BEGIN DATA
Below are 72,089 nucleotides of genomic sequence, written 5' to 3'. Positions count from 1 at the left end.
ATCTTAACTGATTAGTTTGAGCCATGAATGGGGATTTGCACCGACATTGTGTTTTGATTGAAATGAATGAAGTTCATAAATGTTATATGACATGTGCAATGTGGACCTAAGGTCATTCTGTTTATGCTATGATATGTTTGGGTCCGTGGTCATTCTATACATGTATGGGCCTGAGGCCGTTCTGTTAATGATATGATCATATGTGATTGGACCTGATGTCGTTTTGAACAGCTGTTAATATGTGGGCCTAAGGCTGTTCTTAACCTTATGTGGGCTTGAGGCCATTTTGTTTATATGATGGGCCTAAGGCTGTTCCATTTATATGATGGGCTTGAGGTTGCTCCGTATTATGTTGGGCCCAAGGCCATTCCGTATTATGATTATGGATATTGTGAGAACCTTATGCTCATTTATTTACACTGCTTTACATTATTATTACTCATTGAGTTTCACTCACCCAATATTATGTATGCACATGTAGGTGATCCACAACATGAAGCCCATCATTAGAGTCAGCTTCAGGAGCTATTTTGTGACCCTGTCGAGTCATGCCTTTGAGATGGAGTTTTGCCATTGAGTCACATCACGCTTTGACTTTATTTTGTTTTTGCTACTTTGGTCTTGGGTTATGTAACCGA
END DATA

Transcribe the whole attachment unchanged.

Below are 72,089 nucleotides of genomic sequence, written 5' to 3'. Positions count from 1 at the left end.
ATCTTAACTGATTAGTTTGAGCCATGAATGGGGATTTGCACCGACATTGTGTTTTGATTGAAATGAATGAAGTTCATAAATGTTATATGACATGTGCAATGTGGACCTAAGGTCATTCTGTTTATGCTATGATATGTTTGGGTCCGTGGTCATTCTATACATGTATGGGCCTGAGGCCGTTCTGTTAATGATATGATCATATGTGATTGGACCTGATGTCGTTTTGAACAGCTGTTAATATGTGGGCCTAAGGCTGTTCTTAACCTTATGTGGGCTTGAGGCCATTTTGTTTATATGATGGGCCTAAGGCTGTTCCATTTATATGATGGGCTTGAGGTTGCTCCGTATTATGTTGGGCCCAAGGCCATTCCGTATTATGATTATGGATATTGTGAGAACCTTATGCTCATTTATTTACACTGCTTTACATTATTATTACTCATTGAGTTTCACTCACCCAATATTATGTATGCACATGTAGGTGATCCACAACATGAAGCCCATCATTAGAGTCAGCTTCAGGAGCTATTTTGTGACCCTGTCGAGTCATGCCTTTGAGATGGAGTTTTGCCATTGAGTCACATCACGCTTTGACTTTATTTTGTTTTTGCTACTTTGGTCTTGGGTTATGTAACCGA